you will get exactly $a_{0} + a_{1}t + a_{2}t^{2} + \cdots + a_{n}t^{n}$. Now, I said $C$ can be any constant, and that polynomial will still be sent to $a_{0} + a_{1}t + a_{2}t^{2} + \cdots + a_{n}t^{n}$. In particular, if $C_{1}$ and $C_{2}$ are two distinct constants, both $C_{1} + a_{0}t + a_{1}\frac{t^{2}}{2} + \cdots + a_{n-1}\frac{t^{n}}{n} + a_{n}\frac{t^{n + 1}}{n + 1}$ and $C_{2} + a_{0}t + a_{1}\frac{t^{2}}{2} + \cdots + a_{n-1}\frac{t^{n}}{n} + a_{n}\frac{t^{n + 1}}{n + 1}$ are being sent to the same polynomial, even though – Knight Jul 15 '14 at 4:37
they are distinct polynomials (they differ by the constants $C_{1}$ and $C_{2}$). So this is an example of $T(a) = T(b)$ but $a \neq b$, which means $T$ is not injective. But i stuck when i trid to prove that the differentiation operator i surjective but not injective, some help please – Knight Jul 15 '14 at 4:38
@Knight you've shown that the differentiation operator is surjective. In order to show that it is not injective, find two distinct polynomials with the same derivative. – Omnomnomnom Jul 15 '14 at 16:25

Since every polynomial is by definition a linear combination of $1,t,t^2\dots$ to prove they form a basis you just need to show that the powers are linearly independent, i.e. $a_01+a_1t+\dots a_nt^n=0$ implies that all $a_i=0$. The simplest way is to differentiate the equality $n$ times, which eliminates all the terms except the last one, leading to $n!\,a_n=0$ and $a_n=0$. Repeating the process shows that $a_{n-1}=0$, $a_{n-2}=0$ and so on.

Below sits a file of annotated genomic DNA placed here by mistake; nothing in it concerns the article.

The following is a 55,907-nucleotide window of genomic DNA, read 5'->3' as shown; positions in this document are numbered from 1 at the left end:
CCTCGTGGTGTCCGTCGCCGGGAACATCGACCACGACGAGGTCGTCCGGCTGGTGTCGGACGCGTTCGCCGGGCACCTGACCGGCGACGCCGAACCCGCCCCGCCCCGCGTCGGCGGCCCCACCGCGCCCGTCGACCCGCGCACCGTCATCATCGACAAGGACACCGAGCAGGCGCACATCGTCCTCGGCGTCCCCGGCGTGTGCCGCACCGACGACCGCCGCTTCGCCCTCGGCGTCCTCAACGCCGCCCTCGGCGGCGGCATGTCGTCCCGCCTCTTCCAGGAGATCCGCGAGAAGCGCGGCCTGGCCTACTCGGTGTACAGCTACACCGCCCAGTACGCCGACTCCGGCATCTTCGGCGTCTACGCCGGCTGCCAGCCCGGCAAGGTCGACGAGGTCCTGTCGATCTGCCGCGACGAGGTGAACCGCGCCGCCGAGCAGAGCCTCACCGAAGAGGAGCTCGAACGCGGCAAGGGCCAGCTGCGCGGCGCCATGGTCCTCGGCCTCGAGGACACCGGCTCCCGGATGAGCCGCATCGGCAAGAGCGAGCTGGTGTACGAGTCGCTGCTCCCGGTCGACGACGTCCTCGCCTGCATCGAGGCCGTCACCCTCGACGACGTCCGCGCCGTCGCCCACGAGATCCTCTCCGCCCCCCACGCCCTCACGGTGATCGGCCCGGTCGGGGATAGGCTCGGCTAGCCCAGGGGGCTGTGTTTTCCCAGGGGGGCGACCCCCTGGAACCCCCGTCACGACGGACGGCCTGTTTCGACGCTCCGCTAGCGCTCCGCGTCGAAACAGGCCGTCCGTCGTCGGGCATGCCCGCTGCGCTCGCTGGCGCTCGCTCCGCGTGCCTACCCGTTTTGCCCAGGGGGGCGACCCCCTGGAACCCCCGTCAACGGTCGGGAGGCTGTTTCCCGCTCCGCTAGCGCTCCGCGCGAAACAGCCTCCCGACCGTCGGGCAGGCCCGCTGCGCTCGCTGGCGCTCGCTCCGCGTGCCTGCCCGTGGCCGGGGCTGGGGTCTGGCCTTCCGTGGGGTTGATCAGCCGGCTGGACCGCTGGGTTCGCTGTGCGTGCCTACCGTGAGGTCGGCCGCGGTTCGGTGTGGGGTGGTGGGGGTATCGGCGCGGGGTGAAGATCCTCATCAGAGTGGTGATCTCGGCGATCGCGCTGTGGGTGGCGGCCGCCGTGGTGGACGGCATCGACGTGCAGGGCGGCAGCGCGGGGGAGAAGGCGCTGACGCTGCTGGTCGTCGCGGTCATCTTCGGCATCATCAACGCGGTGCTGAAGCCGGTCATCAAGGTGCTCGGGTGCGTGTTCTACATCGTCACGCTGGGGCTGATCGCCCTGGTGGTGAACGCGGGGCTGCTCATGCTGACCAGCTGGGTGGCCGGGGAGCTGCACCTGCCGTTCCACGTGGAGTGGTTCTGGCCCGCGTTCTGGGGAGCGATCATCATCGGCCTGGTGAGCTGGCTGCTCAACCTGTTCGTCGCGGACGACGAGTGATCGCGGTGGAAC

In finite dimensional spaces there can be no linear transformation which is surjective but not injective, it follows from the Rank-Nullity theorem. Your suggested transformation is not even linear. If you consider the space of all polynomials, which is infinite dimensional with basis $\{1,t,t^2...\}$, then such a transformation can be defined on the basis as $T(t^n):=nt^{n-1}$ for $n>0$, and $T(1):=0$. Then extend it by linearity to all polynomials by $T(p):=a_0T(1)+a_1T(t)+\dots a_nT(t^n)$. It is surjective since every basis element is in the range, but not injective since $0$ and $1$ are mapped into $0$. This transformation happens to be the derivative $T(p)=p'$.

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The Fredholm alternative is overkill; normally I refer to the rank-nullity theorem – Omnomnomnom Jul 8 '14 at 21:21
Furthermore, the Fredholm alternative doesn't apply in the case of $\mathbb R[x] \cong c_c$ since it's not complete. – kahen Jul 8 '14 at 21:34
@Omnomnomnom Changed as suggested. It does apply to polynomials of degree at most $n$ that the original question asked about. – Conifold Jul 8 '14 at 21:34

An alternative to the differentiation transformation is the shift,

$T(p(t)) = \dfrac{p(t)-p(0)}{t}$, which sends $a_0+a_1t+\cdots +a_nt^n$ to $a_1+a_2t+\cdots+a_nt^{n-1}$, i.e., it removes the constant term and decreases the other powers by $1$.

For injective but not surjective, there is the shift in the other direction,

$S(p(t)) = tp(t)$, which increases the powers by $1$. Or $S(p(t))=p(t^2)$, which doubles all the powers.